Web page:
I’ll start by saying this is a topic that’s getting more attention than ever before from all parties involved, including health plan administrators, legislators, patients and providers. The issue of price transparency is now front and center as we’re seeing new cost comparison solutions being developed, administrators working directly with facilities to negotiate more reasonable rates and patients becoming more proactive about understanding the fluctuating price tags attached to different care options. The topic has also been on the governmental radar, with regulation happening at both the state and federal levels.
In this regard, I’d say there’s been positive progress. But with so much money being pumped into health care – the Centers for Medicare & Medicaid Services (CMS) reports more than $3.3 trillion is spent on it in the U.S. each year – we still have a long way to go to improve transparency efforts.
On the patient side, yes, we’re seeing more forward-thinking tools like mobile apps and online calculators that allow consumers to shop for health care services based on price and quality. But not enough patients are being educated about the need for this cost comparison or the fact that these tools even exist. Think of it this way … is there any other major purchase one would make without knowing the price (or some idea of the price) until AFTER the bill comes? This lack of pricing knowledge is also an issue with providers. They’re the ones delivering the care, but oftentimes, they don’t even know what these procedures and tests cost to deliver.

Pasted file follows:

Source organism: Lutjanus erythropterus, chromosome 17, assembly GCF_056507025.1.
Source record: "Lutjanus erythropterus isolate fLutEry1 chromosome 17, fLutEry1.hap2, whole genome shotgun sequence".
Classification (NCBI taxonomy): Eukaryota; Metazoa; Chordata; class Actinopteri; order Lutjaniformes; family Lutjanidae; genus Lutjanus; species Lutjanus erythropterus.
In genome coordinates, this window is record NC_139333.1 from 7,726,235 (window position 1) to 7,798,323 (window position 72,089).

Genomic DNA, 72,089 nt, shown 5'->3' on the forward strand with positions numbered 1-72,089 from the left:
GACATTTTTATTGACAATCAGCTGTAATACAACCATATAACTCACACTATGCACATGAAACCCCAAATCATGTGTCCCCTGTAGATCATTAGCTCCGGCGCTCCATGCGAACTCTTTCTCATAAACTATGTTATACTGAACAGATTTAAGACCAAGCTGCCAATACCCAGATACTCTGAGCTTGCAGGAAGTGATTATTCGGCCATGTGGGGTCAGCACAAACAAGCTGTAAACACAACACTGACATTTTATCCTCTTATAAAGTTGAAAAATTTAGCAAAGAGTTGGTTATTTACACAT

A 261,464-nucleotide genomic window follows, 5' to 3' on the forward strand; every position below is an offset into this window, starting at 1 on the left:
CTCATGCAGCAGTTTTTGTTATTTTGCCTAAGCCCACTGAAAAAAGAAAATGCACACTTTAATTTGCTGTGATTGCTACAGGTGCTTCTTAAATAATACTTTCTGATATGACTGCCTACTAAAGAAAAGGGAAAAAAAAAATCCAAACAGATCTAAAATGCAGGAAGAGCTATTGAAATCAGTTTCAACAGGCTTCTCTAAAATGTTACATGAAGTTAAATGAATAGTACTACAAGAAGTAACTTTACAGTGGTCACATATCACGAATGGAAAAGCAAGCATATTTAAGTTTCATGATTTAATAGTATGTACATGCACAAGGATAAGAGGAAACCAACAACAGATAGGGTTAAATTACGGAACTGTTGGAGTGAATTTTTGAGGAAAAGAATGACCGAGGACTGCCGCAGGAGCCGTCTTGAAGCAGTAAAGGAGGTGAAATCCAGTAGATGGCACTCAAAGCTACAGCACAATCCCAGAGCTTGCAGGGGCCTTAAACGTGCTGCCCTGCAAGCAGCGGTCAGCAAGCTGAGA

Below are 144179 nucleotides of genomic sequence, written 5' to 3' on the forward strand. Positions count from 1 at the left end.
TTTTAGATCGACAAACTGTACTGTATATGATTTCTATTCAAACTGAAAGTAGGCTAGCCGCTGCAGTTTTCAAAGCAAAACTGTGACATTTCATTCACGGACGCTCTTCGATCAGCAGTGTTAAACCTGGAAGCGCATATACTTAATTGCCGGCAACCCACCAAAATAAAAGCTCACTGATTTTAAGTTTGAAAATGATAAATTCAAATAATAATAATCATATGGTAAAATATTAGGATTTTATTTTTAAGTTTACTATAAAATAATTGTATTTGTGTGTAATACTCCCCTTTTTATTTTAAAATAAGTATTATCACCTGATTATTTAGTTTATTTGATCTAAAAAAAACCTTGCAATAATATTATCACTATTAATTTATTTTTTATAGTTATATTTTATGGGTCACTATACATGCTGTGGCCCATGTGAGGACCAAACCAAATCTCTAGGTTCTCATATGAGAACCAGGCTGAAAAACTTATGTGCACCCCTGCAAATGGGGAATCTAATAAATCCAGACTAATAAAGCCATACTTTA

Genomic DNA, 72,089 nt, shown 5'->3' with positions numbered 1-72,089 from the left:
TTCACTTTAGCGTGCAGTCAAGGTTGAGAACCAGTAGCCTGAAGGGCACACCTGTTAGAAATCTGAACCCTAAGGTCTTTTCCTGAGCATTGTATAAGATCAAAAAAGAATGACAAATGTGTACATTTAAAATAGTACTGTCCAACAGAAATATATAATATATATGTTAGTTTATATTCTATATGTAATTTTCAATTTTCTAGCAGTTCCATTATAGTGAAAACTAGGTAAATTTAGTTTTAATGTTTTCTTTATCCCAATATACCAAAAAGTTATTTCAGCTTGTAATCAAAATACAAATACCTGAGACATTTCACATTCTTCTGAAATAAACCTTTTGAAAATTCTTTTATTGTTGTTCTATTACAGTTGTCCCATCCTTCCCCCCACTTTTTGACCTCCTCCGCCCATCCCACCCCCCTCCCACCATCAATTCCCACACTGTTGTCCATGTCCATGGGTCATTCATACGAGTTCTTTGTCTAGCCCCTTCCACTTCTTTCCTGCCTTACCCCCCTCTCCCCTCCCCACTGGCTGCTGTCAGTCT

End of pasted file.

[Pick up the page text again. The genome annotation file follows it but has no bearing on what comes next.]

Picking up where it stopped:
As for hospitals and health systems, some “get it” and are being proactive about the demand for price transparency by putting their rates out there for public access. But this definitely isn’t the norm. Yet. With so many plans moving to a reference-based pricing (RBP) model, more and more care facilities are being approached about setting reasonable rates by service. It’s likely that more progress will be made here because those who refuse to share prices upfront or negotiate prices in advance could lose business to their competitors who are on board with the concept.
Government involvement is another area to consider. Several states have adopted mandates for transparency which have resulted in public websites and databases with health care costs provided. The bad news? To date, not all states have adopted laws like this, and in some cases, the laws are voluntary or unclear. Over the summer though, CMS finalized a federal bill that will require increased price transparency at the hospital level starting in 2019. With it, hospitals will have to publish a list of their standard charges online and update this data at least once a year. And CMS clarifies that even if a hospital is participating in an online transparency initiative at the state level, this does not make it exempt from the federal requirements.
To sum it all up, I’d say we are starting to see some good progress with price transparency in health care. There are still a lot of hurdles though, including the lack of education in WHY price comparison is so important for patients and the resistance from many care facilities in agreeing to reasonable rates and making costs available upfront. Seeing more engagement solutions and regulation is a promising sign, and hopefully we have reached a point where it’s no longer possible to overlook the transparency topic!